Saturday, July 17, 2010

Saturday Sharing (My Finds Are Yours)

In today's edition of Saturday Sharing, video shots of Iceland will cool you down if you exert too much energy exploring the art- and creativity-related sites I've posted here.

✭ The new photojournalism site AfricaKnows shows what a good eye and gift for words can produce.

✭ The much-honored artist and writer Faith Ringgold has created a conceptual study on race and color in America: Racial Questions and Answers. It should make you think.

Go here for Ringgold's blog, where you can learn about her commissions and other art-related and writing activities. Ringgold's signed collectors' posters may be viewed and purchased here.

Working with the Experimental Printmaking Institute and her foundation Anyone Can Fly, Ringgold also has created a limited-edition print to benefit the children of Haiti: "Where do all the children go when their world coming tumbling down?" (An image of the original acrylic on canvas may be seen on Ringgold's blog. A few of the prints are still available to purchase.)

Ringgold, for those who don't know, is renowned for her painted story quilts. Images of many of her quilts may be viewed here. Go here for her PBS quilter's profile.

✭ I've never visited Iceland. These live video shots offer reason enough to go. Can you imagine sticking your hot summer feet into that coolness?

✭ For those whose creativity thrives under discipline, Yvonne Adele offers a template and instructions for bringing ideas to fruition. Liz Massey writes her own newsletter at Creative Liberty.

✭ Go here to learn how you can participate in The One Hundred Postcard Project, described as "a grassroots initiative to revive the art of personalized, material human connection through the writing of postcards and letters."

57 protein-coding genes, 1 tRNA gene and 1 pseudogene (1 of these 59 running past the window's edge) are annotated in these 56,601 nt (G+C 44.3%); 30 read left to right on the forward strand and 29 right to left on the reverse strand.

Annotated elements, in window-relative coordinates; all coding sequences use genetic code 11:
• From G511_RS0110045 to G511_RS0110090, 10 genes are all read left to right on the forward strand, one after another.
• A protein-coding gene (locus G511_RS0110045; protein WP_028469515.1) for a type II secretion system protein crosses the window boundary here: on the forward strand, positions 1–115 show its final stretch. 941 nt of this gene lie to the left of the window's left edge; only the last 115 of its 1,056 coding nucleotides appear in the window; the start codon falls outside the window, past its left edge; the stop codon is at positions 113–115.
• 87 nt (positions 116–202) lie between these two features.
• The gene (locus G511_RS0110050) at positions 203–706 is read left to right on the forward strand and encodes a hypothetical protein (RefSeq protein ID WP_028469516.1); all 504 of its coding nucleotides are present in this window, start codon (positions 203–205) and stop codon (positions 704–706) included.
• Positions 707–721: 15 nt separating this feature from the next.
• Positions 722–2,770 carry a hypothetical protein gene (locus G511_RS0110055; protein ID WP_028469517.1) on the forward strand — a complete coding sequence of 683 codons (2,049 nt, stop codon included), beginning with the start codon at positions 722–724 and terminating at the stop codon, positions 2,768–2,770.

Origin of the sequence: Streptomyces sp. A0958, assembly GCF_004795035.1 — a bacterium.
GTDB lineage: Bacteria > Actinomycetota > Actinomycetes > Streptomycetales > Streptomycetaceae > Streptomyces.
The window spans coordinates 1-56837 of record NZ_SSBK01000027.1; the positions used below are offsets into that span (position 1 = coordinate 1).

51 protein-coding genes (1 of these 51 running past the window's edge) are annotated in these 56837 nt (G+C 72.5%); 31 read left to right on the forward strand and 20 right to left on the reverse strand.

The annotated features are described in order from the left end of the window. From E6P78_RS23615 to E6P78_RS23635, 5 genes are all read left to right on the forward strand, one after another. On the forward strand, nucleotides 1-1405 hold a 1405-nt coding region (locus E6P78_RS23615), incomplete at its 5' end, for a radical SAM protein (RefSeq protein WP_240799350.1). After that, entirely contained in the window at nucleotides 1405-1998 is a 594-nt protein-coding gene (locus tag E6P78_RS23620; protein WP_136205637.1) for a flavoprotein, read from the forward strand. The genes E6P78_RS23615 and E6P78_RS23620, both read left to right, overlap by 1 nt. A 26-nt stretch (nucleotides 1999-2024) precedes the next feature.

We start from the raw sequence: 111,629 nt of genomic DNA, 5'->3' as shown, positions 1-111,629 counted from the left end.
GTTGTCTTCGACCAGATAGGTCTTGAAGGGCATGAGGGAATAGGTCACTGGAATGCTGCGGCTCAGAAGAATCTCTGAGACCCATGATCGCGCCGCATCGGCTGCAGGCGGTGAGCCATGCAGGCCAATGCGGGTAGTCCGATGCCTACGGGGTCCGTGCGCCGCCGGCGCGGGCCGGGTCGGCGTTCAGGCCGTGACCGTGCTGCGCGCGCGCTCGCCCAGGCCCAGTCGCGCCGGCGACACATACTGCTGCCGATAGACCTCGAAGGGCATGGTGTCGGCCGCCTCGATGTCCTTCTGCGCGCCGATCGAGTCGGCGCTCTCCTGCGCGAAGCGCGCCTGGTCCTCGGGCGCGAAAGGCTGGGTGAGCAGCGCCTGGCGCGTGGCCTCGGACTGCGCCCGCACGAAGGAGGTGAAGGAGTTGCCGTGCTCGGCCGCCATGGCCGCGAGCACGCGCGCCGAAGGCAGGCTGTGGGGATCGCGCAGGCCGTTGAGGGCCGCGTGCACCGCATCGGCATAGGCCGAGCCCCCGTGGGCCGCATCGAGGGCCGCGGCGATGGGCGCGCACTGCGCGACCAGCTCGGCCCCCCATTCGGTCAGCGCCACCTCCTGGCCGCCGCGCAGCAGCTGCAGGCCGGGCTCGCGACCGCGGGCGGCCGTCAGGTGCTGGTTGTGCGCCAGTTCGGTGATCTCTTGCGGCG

✭ It's not too late to sign up for the August 30 and October 11 Mondo Beyondo classes: lessons, activities, and exercises to "uncover your deepest wishes and dreams and explore what it takes to realize them." Check out the blog for ideas, inspiration, and stories. A "Dream Lab" exploring rest, play, and the power of kindness currently is in session.

✭ As readers know, I have become a fan of fine mosaic art. My friend Nancie Mills Pipgras, who with her husband Bill Buckingham edits the wonderful magazine Mosaic Art Now, recently reposted a feature about the Chicago Transit System's "Train" mosaic, which is in CTS' Belmont Station. The artist is David Lee Csicsko; the mosaicist and fabricator is Erin Adams. The "Train" is one of those artworks that makes you smile the instant you see it. It's magical. And that magic is infectious: A FaceBook Group, "Rub the Eye for Luck", has popped up. It describes itself as a "movement to generate not only a state of mind, but to also come up with unique ways to encourage folks in Chicago and ALL around the word to pay it forward. The concept all starts with a quick rub of the eye for luck. . . ." If after viewing the video below you agree, then pay it forward with a smile and do something to brighten someone's day. Then go join "Rub the Eye".


Anonymous said...

As always, so useful. Thanks M.

sarah said...

wonderful links - I have their tabs open all across the top of my browser! Thank you for an interesting Sunday morning.

Anonymous said...

i enjoyed...

the blog of mosiac art now

the 100 postcards

and the eye rubbing was cute

Joyce Wycoff said...

Maureen ... always a treasure trove, today's was especially fun since I've just taken up mosaics. What inspiration! Thanks ... thanks ... thanks!

Anna said...

Maureen, i wanted to email you, but i couldn't find a way to do that - so, Bradley moore from shrinking the camel suggested i share a couple of links with you from a recently launched blog Transpositions (, which I mentioned on my own blog, Goannatree. I shared the links to a few thought-provoking posts about the role of the Christian Artist which have raised some questions about the nature of both “Christian art” and the artist’s sense of membership with the church.

I commend the following posts to you.

In The Burden of Autonomy (, Sara Schumacher discusses what happens when a client says "do whatever you want."

Jenn Craft's post, Christianity, Creation, and Art ( along with her two-part series titled Where Does our Service Lie?: The Christian Artist and the Church (Part 1 - (and Part 2 - explore what it means to be a Christian artist.

I normally wouldn't put so many links in a post and i hope this doesn't get caught by a spam filter!!

I hope you'll take a look and let them know what you think!